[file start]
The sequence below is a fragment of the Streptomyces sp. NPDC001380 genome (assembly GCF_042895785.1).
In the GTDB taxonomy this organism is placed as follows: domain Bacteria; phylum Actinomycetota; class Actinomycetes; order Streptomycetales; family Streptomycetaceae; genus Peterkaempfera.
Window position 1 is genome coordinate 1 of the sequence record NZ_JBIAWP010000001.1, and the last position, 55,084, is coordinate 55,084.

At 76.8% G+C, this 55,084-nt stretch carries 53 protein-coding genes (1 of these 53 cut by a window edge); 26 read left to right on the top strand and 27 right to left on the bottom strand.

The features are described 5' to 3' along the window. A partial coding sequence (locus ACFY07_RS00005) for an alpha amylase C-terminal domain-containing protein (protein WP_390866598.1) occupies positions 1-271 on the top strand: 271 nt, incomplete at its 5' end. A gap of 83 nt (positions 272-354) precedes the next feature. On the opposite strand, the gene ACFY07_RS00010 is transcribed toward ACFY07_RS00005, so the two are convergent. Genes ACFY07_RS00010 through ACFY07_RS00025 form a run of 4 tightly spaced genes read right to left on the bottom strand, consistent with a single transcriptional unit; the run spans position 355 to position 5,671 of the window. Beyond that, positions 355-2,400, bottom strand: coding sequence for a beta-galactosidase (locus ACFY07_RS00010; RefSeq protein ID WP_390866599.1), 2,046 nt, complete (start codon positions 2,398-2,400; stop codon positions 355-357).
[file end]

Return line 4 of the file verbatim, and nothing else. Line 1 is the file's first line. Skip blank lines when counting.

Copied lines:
At 76.8% G+C, this 55,084-nt stretch carries 53 protein-coding genes (1 of these 53 cut by a window edge); 26 read left to right on the top strand and 27 right to left on the bottom strand.